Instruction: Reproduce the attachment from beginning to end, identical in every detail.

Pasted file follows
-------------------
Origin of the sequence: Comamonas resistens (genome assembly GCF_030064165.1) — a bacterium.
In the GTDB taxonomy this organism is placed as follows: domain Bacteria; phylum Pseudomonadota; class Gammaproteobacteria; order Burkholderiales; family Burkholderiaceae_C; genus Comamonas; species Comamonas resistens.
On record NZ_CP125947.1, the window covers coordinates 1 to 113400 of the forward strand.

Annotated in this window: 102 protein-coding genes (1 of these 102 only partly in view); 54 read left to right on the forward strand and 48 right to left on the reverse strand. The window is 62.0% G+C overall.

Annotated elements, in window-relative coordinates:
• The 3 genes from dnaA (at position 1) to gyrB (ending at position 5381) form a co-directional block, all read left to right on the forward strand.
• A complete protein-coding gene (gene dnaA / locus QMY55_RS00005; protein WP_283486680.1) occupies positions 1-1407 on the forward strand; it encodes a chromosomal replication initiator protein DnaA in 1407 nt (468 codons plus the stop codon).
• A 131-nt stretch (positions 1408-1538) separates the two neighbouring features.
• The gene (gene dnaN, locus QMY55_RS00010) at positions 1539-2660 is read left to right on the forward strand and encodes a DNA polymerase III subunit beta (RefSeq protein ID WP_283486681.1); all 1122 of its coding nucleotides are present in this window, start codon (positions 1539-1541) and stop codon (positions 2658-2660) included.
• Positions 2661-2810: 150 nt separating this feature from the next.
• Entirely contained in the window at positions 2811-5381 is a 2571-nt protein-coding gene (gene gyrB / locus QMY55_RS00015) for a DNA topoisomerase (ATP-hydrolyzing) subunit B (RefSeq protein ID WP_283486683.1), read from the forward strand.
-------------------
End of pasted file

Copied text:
Origin of the sequence: Comamonas resistens (genome assembly GCF_030064165.1) — a bacterium.
In the GTDB taxonomy this organism is placed as follows: domain Bacteria; phylum Pseudomonadota; class Gammaproteobacteria; order Burkholderiales; family Burkholderiaceae_C; genus Comamonas; species Comamonas resistens.
On record NZ_CP125947.1, the window covers coordinates 1 to 113400 of the forward strand.

Annotated in this window: 102 protein-coding genes (1 of these 102 only partly in view); 54 read left to right on the forward strand and 48 right to left on the reverse strand. The window is 62.0% G+C overall.

Annotated elements, in window-relative coordinates:
• The 3 genes from dnaA (at position 1) to gyrB (ending at position 5381) form a co-directional block, all read left to right on the forward strand.
• A complete protein-coding gene (gene dnaA / locus QMY55_RS00005; protein WP_283486680.1) occupies positions 1-1407 on the forward strand; it encodes a chromosomal replication initiator protein DnaA in 1407 nt (468 codons plus the stop codon).
• A 131-nt stretch (positions 1408-1538) separates the two neighbouring features.
• The gene (gene dnaN, locus QMY55_RS00010) at positions 1539-2660 is read left to right on the forward strand and encodes a DNA polymerase III subunit beta (RefSeq protein ID WP_283486681.1); all 1122 of its coding nucleotides are present in this window, start codon (positions 1539-1541) and stop codon (positions 2658-2660) included.
• Positions 2661-2810: 150 nt separating this feature from the next.
• Entirely contained in the window at positions 2811-5381 is a 2571-nt protein-coding gene (gene gyrB / locus QMY55_RS00015) for a DNA topoisomerase (ATP-hydrolyzing) subunit B (RefSeq protein ID WP_283486683.1), read from the forward strand.